~ Seabreeze Community ~ New Hanover County a historic community of colorFor over 150 years. . .Working Waterfront (started in 1855 by the Alexander & Charity Freeman)Freeman Park (Freeman family Heirs contribution to the community)1920s coastal recreation communityPast 4 decades Zoned Commercial(B2) waterfront Changes - Good or Bad
Stop Loss of Working Waterfront Zoning decision to eliminate Commercial / Public access Zoning decision to eliminate Commercial / Public accessHelpZoning decision to eliminate- Commercial / Public access the Commissioner with this critical decision balance the historical interest with thepressures of development? Zoning decision to eliminate Commercial / Public accessA significant waterfront parcel of the commercial district (zoned B2) is under petition by the owner to reverseover 4 decades of commercial/public access. Requesting a change to R15 zoning and blockingcommercial/public access.This 2.5 acre tract has over 200 ft of waterfront, a rarest of assets for the community & all citizens of NewHanover County & North Carolina, both for it historical and future commercial use.Only two sites in New Hanover County allow a driver on a public highway to view the Intracoastal waterfront.Seabreeze Road offers all our community a vantage point, it is the southern bookend for the stretch of NewHanover county along Masonboro Island and Freeman park. How do we price the value this offers?How casually would our county leadership accept a request to permanently block over 200 ft of the scenicoverview of Airlie Road?The Star-News had it right in its last article on Seabreeze, a change is underway, but they were dead wrongto think that converting 2.5 acres of commercial waterfront to residential / private homesites is animprovement. This is a shortsighted view of progress, reversing over 4 decades of history & permanentlyeliminating the potential for long term jobs and commercial growth in our community.Lets rethink our options here and get our community leadership to focus on the longer view. One day it maybe enough to inspire found memories driving through this coastal overlooks and pondering about the big onethat did not getaway.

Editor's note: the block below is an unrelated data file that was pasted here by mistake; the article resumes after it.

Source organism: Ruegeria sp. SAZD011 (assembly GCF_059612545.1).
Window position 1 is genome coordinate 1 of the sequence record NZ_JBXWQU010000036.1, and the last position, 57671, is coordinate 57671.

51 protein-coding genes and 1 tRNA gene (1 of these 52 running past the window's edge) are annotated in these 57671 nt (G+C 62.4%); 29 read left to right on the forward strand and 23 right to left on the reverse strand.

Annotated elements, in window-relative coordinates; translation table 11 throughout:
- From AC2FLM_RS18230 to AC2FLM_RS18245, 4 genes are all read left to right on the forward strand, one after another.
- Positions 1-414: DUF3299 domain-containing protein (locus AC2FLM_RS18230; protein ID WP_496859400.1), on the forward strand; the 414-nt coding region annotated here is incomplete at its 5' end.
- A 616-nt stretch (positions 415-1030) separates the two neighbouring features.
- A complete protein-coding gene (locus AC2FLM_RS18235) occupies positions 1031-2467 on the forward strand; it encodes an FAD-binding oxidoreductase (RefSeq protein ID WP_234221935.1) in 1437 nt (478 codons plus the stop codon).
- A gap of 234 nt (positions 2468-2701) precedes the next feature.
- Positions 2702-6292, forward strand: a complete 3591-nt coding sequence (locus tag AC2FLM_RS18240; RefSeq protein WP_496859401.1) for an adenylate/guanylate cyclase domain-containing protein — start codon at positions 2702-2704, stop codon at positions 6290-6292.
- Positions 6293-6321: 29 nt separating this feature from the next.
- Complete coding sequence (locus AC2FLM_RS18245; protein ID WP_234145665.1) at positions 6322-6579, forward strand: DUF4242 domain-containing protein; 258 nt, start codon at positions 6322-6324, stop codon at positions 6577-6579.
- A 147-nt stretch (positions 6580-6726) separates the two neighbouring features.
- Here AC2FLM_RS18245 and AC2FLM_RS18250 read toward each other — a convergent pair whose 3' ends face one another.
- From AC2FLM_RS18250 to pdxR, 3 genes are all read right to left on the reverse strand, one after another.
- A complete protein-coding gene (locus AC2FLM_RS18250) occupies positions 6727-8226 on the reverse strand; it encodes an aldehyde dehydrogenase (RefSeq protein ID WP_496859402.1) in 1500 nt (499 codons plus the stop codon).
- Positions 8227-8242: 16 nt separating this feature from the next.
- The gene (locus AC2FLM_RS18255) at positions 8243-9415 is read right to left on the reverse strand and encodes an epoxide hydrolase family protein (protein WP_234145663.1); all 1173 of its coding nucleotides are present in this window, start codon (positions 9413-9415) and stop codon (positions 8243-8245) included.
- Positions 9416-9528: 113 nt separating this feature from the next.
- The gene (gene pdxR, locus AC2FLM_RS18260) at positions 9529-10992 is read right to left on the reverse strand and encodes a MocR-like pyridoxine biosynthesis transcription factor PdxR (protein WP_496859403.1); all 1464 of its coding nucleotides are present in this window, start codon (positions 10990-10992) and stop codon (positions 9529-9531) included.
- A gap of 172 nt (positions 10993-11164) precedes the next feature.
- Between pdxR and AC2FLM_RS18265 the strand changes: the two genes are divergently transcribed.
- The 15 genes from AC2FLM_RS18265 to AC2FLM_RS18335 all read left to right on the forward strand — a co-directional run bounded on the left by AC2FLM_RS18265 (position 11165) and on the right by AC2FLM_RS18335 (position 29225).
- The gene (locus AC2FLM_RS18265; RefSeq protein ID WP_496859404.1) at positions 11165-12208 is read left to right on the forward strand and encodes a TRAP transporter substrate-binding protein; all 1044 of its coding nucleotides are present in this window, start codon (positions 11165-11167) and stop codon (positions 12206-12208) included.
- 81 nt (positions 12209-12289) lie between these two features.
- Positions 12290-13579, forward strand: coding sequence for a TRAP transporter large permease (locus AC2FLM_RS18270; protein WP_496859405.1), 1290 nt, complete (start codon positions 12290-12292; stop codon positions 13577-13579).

Loss of 200 Ft of Commercial Waterfront• Re-zone 2.5 acres & over 200 feet of waterfront• 50% loss Working Waterfront asset to the community• From Commercial/Public Access to R-15 Private Residential• The planning board approved with a 5 to 1 vote. The Planning staff supported & encourage the reduction in Working Waterfront & access.• The Commissioners will move forward to approval at the next meeting (Aug-6)• Abandoning over four(4) decades of commercial zoning and 150 years of the community services, historical values & Christian fellowship.
Our Coastal community impacts The Atlantic Intracoastal Waterway(AICW) • A primary feature of our community • Protected waters / access point - Masonboro Island & Freeman Park Scenic Overlooks that bookends our County • Airlie Road - North • Seabreeze Road - South
Commercial(B2) / Public Accessor Privacy Fences and Homes R-15
Commercial or Residential . . .Can we afford to loose our most valuable job creation Zone ?Does this support our community’s long term interest . . .Small Business development with waterfront accessCommunity based neighborhood services W A T E R W A Y
Commercial waterfront impactsSustainable Jobs & Small business development• Fresh catch Seafood - local• Ecotourism & Education Tours• Boating & Fishing services• Masonboro Island & Freeman park access• Private Yachting & Coastal Cruising Gateway• Emergency services - waterfront access